A few other points that may also be worth understanding include:
1) Current HUD Fair Market Rent for a 1 Bedroom unit in the DC MSA is $1,239 per month, as compared with the $780 per month that you may have been lead to believe.
2) The Section 8 voucher pays the difference between the Fair Market Rent and whatever amount is 30% of a resident's income. If the resident earns $0 the voucher pays the full $1,239 per month (or up to $14,868 per resident per year).
3) Over a 30 year period, assuming a resident has no income, this would equate to a benefit of nearly $450,000 per resident in todays dollars; an amount I would respectfully suggest is somewhat more than "miniscule".
4) Absent this proposal, none of these benefits can accrue to any of the existing residents. The residents who lose their subsidies will lose their subsidies. The residents with no money to afford better accommodations will be forced to remain in the existing cycle of decline.
While there are countless other legal nuances that underscore the set of facts outlined above, they are indeed the facts as we best understand them. As stated in many prior instances, we are certainly sensitive to people's concerns about the property, the proposed redevelopment, and the issues facing the existing residents. As it remains primarily the resident's interests that we are working to advance we are grateful for the community's interest and their willingness to help advance solutions that guarantee the best possible outcomes. While there are plenty of items worth discussing, we believe that a solution that guarantees housing security for life for all existing residents remains a priority and worthwhile goal. We likewise believe that any solution that adds 140 new permanent affordable senior housing units to a site that has no permanent affordability today advances those goal even further. And lastly we believe that any solution that requires that all existing residents must be provided for, and all affordable units be constructed before any new market rate apartments can even commence furthers that goal yet again. We proudly stand by the work that we and the Foundation have done and continue to do on behalf of the residents and we invite you to share in the success that we hope to bring them. Thank you again for your time and thought. We look forward to speaking with you soon.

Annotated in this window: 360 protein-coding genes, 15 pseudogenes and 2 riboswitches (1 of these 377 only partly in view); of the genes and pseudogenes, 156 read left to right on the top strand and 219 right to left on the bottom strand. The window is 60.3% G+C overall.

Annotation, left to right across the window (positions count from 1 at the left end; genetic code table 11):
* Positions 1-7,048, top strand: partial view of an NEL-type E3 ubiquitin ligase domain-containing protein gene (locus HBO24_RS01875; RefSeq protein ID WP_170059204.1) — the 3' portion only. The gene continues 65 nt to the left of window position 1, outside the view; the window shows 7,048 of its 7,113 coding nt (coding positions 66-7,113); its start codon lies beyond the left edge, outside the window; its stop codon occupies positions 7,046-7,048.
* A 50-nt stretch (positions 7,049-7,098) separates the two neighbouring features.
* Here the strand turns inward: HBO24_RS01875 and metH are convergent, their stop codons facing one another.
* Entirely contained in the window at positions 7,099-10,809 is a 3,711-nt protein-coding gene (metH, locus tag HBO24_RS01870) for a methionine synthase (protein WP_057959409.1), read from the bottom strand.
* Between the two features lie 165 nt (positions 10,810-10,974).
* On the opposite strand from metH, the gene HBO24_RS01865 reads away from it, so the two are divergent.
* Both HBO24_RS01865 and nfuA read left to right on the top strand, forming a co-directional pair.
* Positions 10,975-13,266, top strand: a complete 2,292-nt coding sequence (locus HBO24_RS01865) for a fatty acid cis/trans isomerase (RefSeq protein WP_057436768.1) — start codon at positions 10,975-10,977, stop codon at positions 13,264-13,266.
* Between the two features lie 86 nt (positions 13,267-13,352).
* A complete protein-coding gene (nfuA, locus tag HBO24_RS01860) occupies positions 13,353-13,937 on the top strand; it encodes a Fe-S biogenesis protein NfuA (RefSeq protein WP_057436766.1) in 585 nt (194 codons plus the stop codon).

With Best Regards,
Robert M. Seldin
Mr. Seldin: Thank you for your more considerate and illuminating response. Still, it appears that they reinforce the two key points I made earlier and leads to a shared conclusion: ·
--NOVUS is planning to evict poor, largely non-English speaking residents of 100 LAFH apartments.
--NOVUS is doing little to nothing more than is required by federal, state, Virginia, and County law, including building 140
affordable dwelling units, to meet the housing needs our Reston’s less fortunate.
--Although we have not mentioned it before, I agree with you that LAFH has become a barely livable place in recent years and needs to be replaced.
In replacing LAFH, you are pursuing a course that sees the construction of 140 permanent affordable dwelling units (because you must) and 285 “market rate” apartments under the “full consolidation” option of the new Lake Anne Comprehensive Plan allowing 425 units. First, it is not clear to me how your proposed plan meets the requirements of the “full consolidation” option, i.e.—that your effort is combined with the efforts of others Lake Anne redevelopment efforts. A paragraph in the same section of that Plan also states: “Any redevelopment of this (LAFH) property should replace the loss of any of the existing affordable rental units among all the Land Units (at Lake Anne).” It would seem logical, then, that guarantees of the concurrent availability of the other 100 needed affordable residences in the Lake Anne area should be included. Is Republic onboard with the notion to build affordable units at Crescent Apartments to make up for at least some of your shortfall at LAFH? I am not aware that this is the case. What arrangements do you have in place (or expect to have in place before you seek County approval)